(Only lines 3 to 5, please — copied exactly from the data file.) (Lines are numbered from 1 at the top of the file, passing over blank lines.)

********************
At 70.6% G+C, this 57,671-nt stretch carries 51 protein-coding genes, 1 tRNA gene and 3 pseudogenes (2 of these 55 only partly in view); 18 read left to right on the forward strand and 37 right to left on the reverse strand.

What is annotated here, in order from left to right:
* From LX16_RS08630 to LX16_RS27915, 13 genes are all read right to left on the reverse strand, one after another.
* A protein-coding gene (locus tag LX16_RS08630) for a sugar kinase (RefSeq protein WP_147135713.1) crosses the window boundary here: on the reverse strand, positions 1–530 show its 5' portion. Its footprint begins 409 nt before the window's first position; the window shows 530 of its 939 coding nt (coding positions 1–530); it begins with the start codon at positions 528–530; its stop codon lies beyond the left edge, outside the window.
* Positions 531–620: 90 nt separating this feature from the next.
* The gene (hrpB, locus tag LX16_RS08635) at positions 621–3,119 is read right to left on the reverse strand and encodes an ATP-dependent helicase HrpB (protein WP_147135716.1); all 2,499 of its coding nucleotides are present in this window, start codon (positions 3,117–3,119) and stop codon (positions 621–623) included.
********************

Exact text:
* From LX16_RS08630 to LX16_RS27915, 13 genes are all read right to left on the reverse strand, one after another.
* A protein-coding gene (locus tag LX16_RS08630) for a sugar kinase (RefSeq protein WP_147135713.1) crosses the window boundary here: on the reverse strand, positions 1–530 show its 5' portion. Its footprint begins 409 nt before the window's first position; the window shows 530 of its 939 coding nt (coding positions 1–530); it begins with the start codon at positions 528–530; its stop codon lies beyond the left edge, outside the window.
* Positions 531–620: 90 nt separating this feature from the next.